Goethe – poet, dramatist, scientist – Since 1960s – Thomas KuhnStructure of Scientific Revolutions – Alternative science NOT alternative to science – Own discipline, own modes of discovery, own conception

  • Not easy to understand – Common in 19th century America – Unconscious nature of presuppositions – Philosophy: To bring presuppositions to the surface – Our education & long-standing cultural viewpoint – History tells us: Science began when people ‘came to their senses’
  • Knowledge of the world through sense experience – Then: Science is based on observation – Supported by experiments – Last 40 years: we DO NOT gain knowledge through sense experience supported by experiments – Science did not trust the senses – Copernicus: Senses are an illusion
  • Philosophically:  Plato’s Thaetetus – Theatre = To see – Science based on: the senses are an illusion – Osteopaths use their senses – True reality: Behind the sensory – In the form of mathematical relations – Known in modern physics as Laws of Nature
  • Copernicus: Standing on the earth and the sun going around – An Illusion – Sun in centre earth moving – Copernicus: Looking for harmony and symmetry in the cosmos – Reflecting Renaissance aesthetic ideal – painting, architecture and sculpture
  • Renaissance recognition: Small number of powerful people – Behind symmetry and harmony: Neo-Platonism – Responsible for Renaissance thinking – Sun is the representative of God – Neo-Platonism: Reality is not given in appearances – Appearances are an illusion
  • Must look behind the appearances – Reality in mathematical, numerical and geometric – Plato’s two world metaphysics – Cartesian geometry – Geometrization on Natural phenomenon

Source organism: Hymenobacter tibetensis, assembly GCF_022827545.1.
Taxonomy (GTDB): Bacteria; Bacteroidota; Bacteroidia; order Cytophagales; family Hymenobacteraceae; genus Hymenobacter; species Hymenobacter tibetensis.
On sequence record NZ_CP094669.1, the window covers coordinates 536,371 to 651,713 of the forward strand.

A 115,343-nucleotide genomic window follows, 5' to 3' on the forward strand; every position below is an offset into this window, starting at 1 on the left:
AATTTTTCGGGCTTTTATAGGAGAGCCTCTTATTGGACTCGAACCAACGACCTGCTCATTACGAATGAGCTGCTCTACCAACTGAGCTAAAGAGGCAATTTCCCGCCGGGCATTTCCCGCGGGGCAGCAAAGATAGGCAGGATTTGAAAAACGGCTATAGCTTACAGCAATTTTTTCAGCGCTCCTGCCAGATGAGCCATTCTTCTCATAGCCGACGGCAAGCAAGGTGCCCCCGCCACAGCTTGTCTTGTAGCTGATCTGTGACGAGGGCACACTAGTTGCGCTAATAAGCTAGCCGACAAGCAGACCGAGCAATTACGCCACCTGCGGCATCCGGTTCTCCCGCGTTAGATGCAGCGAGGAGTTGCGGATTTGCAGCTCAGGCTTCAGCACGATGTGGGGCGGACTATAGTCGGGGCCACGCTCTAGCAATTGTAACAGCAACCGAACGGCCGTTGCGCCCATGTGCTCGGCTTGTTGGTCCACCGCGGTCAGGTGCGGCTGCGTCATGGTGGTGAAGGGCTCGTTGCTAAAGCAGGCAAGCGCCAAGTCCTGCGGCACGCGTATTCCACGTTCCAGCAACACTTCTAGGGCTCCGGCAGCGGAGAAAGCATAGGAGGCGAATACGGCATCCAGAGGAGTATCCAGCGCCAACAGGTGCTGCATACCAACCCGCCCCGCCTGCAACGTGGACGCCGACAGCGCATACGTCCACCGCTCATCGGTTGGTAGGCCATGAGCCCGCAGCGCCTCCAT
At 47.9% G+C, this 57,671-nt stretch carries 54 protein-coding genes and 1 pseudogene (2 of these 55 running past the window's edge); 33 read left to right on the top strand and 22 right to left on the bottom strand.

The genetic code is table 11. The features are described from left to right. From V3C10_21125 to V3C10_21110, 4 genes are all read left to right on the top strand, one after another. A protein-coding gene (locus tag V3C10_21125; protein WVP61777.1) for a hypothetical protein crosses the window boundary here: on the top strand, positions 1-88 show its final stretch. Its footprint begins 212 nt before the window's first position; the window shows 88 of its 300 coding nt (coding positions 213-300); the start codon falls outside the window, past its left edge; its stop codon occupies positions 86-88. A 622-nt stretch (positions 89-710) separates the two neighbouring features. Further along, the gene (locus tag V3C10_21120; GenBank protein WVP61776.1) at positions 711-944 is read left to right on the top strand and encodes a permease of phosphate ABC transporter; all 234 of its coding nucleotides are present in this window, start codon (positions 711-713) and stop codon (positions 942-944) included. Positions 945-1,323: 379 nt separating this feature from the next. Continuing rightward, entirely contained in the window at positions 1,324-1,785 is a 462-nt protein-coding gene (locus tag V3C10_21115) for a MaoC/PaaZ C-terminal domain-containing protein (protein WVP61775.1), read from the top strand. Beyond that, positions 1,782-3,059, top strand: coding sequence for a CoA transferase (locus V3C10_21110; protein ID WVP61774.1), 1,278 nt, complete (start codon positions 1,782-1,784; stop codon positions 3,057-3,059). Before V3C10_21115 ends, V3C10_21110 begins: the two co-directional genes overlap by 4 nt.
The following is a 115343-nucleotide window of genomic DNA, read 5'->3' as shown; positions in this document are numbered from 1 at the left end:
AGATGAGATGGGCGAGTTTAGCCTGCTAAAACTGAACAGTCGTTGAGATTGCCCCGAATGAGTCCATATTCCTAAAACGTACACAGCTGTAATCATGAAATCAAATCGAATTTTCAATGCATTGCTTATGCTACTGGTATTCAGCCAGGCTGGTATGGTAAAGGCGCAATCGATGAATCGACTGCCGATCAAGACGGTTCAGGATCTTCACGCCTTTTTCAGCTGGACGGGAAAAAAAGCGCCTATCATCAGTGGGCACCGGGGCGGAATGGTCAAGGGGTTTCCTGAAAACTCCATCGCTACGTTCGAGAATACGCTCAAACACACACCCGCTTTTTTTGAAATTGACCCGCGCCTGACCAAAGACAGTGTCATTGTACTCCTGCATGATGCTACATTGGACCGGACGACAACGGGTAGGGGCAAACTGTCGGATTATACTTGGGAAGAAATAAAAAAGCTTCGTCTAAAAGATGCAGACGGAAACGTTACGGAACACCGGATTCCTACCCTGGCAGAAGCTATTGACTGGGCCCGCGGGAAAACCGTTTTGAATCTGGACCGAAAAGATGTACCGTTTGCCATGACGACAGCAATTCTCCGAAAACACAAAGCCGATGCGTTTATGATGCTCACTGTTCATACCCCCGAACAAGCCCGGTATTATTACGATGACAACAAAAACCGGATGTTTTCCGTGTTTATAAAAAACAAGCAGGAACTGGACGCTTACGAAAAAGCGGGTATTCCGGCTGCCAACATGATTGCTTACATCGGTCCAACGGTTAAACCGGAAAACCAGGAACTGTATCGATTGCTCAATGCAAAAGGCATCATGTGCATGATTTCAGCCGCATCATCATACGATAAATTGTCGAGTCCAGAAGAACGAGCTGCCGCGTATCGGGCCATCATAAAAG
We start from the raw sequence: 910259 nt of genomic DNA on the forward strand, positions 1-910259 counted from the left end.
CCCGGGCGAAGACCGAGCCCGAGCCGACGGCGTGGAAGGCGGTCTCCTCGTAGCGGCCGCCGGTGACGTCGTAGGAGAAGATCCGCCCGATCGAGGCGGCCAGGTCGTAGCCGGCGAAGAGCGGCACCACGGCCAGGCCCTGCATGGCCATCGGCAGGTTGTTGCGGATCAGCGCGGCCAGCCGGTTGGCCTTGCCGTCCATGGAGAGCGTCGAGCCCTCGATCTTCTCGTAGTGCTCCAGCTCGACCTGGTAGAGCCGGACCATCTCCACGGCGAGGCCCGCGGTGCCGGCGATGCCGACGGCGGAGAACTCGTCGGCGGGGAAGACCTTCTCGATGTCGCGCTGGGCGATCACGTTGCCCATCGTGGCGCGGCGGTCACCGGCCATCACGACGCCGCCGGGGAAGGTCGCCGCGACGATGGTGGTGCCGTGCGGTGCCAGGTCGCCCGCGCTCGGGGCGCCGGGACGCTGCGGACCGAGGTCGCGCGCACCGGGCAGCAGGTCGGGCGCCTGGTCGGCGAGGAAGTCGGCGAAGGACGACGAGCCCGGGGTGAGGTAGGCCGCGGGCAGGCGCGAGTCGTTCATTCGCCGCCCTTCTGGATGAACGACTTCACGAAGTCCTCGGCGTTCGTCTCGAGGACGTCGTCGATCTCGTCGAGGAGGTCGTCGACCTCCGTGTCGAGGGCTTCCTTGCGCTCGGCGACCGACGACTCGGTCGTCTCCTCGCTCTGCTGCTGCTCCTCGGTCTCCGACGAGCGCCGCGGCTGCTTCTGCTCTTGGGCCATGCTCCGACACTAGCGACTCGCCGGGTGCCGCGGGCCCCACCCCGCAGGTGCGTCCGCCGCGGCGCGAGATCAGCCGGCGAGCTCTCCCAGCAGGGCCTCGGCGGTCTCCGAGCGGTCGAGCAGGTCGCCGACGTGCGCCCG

• Example: Formative nature of cultural-historical context – Affects form of taken by scientific knowledge – Omitted from history of science – Impression: Copernicus was original! – Nothing new! – Science: Possesses an intrinsic historicity (cultural etc) – Extrinsic historicity: Dates of events
  • Goethe understood this intrinsic historicity – Conclusion: “The history of science is science itself” – Scientific knowledge not empirical – Depends on cultural historical context – Thomas Kuhn: Structure of Scientific Revolutions – Andrew Taylor Still: Nineteenth century philosophy/history – to understand Osteopathy
  • Goethe recognised the following: – Individual psychology – Authority of institutions – Sociology of reception – “facts” as “theory-laden”
  • The Mathematical Movement (MM) – European MM developed in Neo-Platonist two world metaphysics  – Early part of the 17th century – Renaissance – It is mathematical – Empiricism is empiricism of experiments – Mathematical projects – measurement Physics begins with illusions of the senses
  • Galileo: Sensory experience of motion – illusion – Force not needed to keep something moving – Complete contradiction to common sense – Descartes: Incorporated philosophy of atomism – from Greeks – Supported Galileo – as homage after his death